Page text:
Q2. What programming language is your system written in?
Reason for asking:
To determine if the system complies with company standards and will easily integrate with existing systems and procedures.
ClinPlus Report is written in SAS, the industry standard in clinical data analysis. The current version is validated under SAS v9.1.3 and 9.2.
Q3. Is your system a collection of programs written to produce pre-defined reports or a tool used to create custom reports?
Reason for asking:
To ascertain overall system philosophy and to get a general impression of flexibility.
ClinPlus Report is not merely a report selector, rather a true report authoring tool. With this tool, users can create custom reports with the content and layout they require. These report templates can then be saved in libraries for future use. However, DZS does offer a complete library of safety table and listing templates that can be customized to your unique standards.
Q4. What type of reports can be created?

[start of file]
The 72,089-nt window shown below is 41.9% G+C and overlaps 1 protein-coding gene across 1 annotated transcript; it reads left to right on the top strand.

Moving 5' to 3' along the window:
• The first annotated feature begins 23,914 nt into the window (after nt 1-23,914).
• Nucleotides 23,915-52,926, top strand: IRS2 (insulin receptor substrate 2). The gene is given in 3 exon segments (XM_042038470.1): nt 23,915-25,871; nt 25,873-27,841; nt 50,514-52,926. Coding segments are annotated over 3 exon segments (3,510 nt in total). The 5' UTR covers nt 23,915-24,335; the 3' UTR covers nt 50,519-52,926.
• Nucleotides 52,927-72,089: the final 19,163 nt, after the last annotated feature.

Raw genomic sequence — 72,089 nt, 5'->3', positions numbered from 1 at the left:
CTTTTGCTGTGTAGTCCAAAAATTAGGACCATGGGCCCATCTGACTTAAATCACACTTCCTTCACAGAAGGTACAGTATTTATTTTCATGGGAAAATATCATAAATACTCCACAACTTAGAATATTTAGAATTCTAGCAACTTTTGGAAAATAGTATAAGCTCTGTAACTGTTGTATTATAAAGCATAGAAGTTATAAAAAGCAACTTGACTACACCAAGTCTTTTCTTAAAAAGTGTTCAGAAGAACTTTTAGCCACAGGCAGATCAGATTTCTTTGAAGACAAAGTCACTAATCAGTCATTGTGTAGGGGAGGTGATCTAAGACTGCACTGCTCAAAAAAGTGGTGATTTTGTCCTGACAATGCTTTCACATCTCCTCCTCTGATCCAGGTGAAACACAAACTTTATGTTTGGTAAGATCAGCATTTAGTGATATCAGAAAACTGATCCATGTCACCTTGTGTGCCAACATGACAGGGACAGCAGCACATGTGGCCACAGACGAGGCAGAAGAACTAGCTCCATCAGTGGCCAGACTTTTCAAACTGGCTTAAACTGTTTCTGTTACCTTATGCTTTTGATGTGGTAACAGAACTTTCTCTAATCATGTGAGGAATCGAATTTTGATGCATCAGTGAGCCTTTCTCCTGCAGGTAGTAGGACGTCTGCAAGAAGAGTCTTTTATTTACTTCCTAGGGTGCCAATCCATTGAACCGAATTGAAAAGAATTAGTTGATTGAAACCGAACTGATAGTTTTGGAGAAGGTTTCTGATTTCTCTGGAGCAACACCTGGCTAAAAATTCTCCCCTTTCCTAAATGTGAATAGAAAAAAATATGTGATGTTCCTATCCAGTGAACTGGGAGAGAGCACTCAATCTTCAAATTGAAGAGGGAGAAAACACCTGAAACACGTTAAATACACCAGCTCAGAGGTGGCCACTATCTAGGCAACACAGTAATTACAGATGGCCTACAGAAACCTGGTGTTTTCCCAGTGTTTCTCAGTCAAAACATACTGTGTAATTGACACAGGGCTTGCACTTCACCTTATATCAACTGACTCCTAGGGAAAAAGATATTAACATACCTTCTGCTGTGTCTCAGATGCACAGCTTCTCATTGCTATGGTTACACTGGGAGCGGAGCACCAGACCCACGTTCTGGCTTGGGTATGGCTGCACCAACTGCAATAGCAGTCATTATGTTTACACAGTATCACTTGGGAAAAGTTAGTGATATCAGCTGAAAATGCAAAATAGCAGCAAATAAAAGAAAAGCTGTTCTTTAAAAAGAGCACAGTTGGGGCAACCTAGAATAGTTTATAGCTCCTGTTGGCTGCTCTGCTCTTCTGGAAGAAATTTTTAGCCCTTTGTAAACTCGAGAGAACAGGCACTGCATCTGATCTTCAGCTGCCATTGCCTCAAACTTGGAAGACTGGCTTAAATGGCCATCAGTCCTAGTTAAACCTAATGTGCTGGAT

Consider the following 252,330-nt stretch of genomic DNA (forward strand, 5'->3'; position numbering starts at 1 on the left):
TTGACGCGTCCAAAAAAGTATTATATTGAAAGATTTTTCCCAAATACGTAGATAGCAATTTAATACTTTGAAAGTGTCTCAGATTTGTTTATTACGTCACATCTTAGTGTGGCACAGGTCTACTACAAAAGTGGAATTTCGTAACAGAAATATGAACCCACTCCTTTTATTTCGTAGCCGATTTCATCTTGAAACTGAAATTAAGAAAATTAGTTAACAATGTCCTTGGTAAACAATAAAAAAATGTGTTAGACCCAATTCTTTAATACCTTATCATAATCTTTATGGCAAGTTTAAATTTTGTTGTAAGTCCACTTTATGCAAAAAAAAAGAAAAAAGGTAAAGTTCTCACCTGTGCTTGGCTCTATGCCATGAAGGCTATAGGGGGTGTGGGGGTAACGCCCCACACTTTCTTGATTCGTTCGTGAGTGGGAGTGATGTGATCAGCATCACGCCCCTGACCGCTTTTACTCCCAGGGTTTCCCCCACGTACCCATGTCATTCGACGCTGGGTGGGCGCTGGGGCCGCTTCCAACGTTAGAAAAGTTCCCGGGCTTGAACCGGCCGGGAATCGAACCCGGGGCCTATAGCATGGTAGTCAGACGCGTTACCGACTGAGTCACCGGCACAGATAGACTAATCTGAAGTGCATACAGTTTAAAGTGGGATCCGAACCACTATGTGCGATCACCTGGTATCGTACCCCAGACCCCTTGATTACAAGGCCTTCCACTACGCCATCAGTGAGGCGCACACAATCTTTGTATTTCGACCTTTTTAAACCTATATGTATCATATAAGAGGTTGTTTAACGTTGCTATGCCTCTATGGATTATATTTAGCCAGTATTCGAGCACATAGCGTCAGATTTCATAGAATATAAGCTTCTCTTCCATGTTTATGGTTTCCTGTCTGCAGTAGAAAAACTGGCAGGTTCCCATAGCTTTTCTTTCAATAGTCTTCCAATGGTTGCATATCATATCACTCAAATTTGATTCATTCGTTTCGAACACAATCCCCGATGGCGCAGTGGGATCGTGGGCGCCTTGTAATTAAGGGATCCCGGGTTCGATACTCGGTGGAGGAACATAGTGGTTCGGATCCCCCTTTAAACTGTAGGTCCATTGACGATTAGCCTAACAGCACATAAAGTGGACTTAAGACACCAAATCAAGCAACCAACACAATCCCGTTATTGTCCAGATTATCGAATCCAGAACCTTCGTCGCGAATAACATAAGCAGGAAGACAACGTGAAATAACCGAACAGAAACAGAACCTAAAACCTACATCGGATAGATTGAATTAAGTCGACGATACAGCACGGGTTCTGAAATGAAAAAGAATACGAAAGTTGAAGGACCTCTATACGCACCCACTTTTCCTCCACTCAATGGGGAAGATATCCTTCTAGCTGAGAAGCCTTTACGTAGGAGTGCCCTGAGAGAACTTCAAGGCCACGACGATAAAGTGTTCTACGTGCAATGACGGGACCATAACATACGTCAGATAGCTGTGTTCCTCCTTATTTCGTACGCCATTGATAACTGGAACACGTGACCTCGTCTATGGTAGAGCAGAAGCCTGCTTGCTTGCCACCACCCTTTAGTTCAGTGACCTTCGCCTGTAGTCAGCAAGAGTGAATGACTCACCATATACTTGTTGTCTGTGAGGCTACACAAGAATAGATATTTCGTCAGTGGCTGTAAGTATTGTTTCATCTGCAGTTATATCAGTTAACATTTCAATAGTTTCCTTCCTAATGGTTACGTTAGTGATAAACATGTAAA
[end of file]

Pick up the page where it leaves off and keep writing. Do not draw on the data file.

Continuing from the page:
Reason for asking:
To determine the scope of the system. Ask about various statistical and summary tables, data listings, patient profiles, etc.
ClinPlus Report produces presentation quality statistical tables, data listings and patient profiles.
Q5. How is the system accessed, through programing, interactively (GUI), or both?
Reason for asking:
To get an idea of the range of skill sets required and integration possibilities.
The system is used either through an intuitive GUI interface or by programming. Furthermore, programs can be created using the GUI?
These are just some of the basic question to ask.
For a more comprehensive list of questions and answers regarding the selection of the right authoring tool for clinical trial data analysis and the efficient production of statistical tables and listings please visit our website: http://www.clinplus.com/products/report/reports-specific-questions/
ClinPlus Report's unmatched flexibility puts you in control and saves your team valuable SAS programming time. ClinPlus Report gives you complete control over:
Wondering how you can effectively meet the clinical data study standards set out by the Clinical Data Interchange Standards Consortium (CDISC), specifically regarding the Study Data Tabulation Module (in a process also known as SDTM mapping) and the Analysis Data Model (ADaM)? Then our data conversion and reporting tool may be the solution for which you’ve been looking. Imagine being able to generate all of your safety tables and listings, and provide supporting documentation in a validated, standardized ADaM-compliant manner. Now you can.